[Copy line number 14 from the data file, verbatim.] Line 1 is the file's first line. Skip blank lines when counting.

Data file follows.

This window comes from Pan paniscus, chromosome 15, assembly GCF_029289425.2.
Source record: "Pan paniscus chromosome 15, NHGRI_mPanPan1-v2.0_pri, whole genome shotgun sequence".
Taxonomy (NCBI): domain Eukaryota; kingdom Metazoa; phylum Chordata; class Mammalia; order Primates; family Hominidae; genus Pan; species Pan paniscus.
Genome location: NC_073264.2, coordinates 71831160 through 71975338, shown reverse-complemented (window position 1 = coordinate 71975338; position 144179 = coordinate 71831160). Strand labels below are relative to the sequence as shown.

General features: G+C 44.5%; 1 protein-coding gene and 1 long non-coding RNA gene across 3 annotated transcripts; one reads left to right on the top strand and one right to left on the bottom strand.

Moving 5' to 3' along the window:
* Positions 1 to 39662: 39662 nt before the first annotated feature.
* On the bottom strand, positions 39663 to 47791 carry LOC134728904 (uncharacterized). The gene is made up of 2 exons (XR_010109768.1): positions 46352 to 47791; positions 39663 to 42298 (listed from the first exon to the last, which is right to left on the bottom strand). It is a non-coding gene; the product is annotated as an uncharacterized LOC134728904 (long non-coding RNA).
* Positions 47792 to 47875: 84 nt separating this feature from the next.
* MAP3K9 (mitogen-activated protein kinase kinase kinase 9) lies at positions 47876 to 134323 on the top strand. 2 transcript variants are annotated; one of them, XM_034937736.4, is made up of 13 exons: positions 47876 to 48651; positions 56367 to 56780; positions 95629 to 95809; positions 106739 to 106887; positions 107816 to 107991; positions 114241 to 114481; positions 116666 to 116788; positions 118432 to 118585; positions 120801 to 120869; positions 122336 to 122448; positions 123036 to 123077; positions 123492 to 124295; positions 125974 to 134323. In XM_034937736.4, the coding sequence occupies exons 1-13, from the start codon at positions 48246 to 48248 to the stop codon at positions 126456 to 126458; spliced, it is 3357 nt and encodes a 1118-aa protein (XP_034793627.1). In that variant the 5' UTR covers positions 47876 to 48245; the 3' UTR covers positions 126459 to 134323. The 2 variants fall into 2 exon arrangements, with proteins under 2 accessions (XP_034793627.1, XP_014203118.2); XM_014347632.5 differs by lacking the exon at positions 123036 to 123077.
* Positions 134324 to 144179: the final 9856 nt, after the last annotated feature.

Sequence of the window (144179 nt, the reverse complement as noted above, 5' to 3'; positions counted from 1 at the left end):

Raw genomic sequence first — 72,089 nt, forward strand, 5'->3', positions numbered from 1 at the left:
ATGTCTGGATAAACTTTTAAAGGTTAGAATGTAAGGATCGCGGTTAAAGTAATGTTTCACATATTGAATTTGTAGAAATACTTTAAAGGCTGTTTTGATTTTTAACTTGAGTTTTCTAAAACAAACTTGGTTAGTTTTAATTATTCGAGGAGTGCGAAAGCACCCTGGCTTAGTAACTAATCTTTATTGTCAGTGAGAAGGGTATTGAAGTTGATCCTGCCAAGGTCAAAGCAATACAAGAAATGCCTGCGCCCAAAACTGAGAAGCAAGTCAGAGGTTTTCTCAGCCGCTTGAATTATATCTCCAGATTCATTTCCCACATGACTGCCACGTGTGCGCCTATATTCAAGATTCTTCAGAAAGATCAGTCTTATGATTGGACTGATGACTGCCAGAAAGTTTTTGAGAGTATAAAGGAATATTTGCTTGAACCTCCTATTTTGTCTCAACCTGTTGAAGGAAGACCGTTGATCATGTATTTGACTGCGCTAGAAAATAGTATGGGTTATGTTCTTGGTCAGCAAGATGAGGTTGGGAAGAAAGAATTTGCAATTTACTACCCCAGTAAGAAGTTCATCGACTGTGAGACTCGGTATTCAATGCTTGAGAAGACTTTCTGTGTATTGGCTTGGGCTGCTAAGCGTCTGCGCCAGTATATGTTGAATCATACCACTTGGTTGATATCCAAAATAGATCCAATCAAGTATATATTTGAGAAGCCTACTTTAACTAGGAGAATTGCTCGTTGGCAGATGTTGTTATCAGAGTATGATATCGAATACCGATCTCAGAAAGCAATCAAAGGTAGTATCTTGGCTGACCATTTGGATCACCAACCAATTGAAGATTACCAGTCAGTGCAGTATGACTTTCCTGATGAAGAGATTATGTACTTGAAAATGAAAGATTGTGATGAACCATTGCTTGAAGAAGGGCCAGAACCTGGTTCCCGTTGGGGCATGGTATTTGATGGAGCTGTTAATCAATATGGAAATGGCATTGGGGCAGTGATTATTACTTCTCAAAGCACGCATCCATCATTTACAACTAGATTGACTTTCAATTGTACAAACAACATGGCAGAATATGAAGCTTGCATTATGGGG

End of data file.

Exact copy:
ATGTCTGGATAAACTTTTAAAGGTTAGAATGTAAGGATCGCGGTTAAAGTAATGTTTCACATATTGAATTTGTAGAAATACTTTAAAGGCTGTTTTGATTTTTAACTTGAGTTTTCTAAAACAAACTTGGTTAGTTTTAATTATTCGAGGAGTGCGAAAGCACCCTGGCTTAGTAACTAATCTTTATTGTCAGTGAGAAGGGTATTGAAGTTGATCCTGCCAAGGTCAAAGCAATACAAGAAATGCCTGCGCCCAAAACTGAGAAGCAAGTCAGAGGTTTTCTCAGCCGCTTGAATTATATCTCCAGATTCATTTCCCACATGACTGCCACGTGTGCGCCTATATTCAAGATTCTTCAGAAAGATCAGTCTTATGATTGGACTGATGACTGCCAGAAAGTTTTTGAGAGTATAAAGGAATATTTGCTTGAACCTCCTATTTTGTCTCAACCTGTTGAAGGAAGACCGTTGATCATGTATTTGACTGCGCTAGAAAATAGTATGGGTTATGTTCTTGGTCAGCAAGATGAGGTTGGGAAGAAAGAATTTGCAATTTACTACCCCAGTAAGAAGTTCATCGACTGTGAGACTCGGTATTCAATGCTTGAGAAGACTTTCTGTGTATTGGCTTGGGCTGCTAAGCGTCTGCGCCAGTATATGTTGAATCATACCACTTGGTTGATATCCAAAATAGATCCAATCAAGTATATATTTGAGAAGCCTACTTTAACTAGGAGAATTGCTCGTTGGCAGATGTTGTTATCAGAGTATGATATCGAATACCGATCTCAGAAAGCAATCAAAGGTAGTATCTTGGCTGACCATTTGGATCACCAACCAATTGAAGATTACCAGTCAGTGCAGTATGACTTTCCTGATGAAGAGATTATGTACTTGAAAATGAAAGATTGTGATGAACCATTGCTTGAAGAAGGGCCAGAACCTGGTTCCCGTTGGGGCATGGTATTTGATGGAGCTGTTAATCAATATGGAAATGGCATTGGGGCAGTGATTATTACTTCTCAAAGCACGCATCCATCATTTACAACTAGATTGACTTTCAATTGTACAAACAACATGGCAGAATATGAAGCTTGCATTATGGGG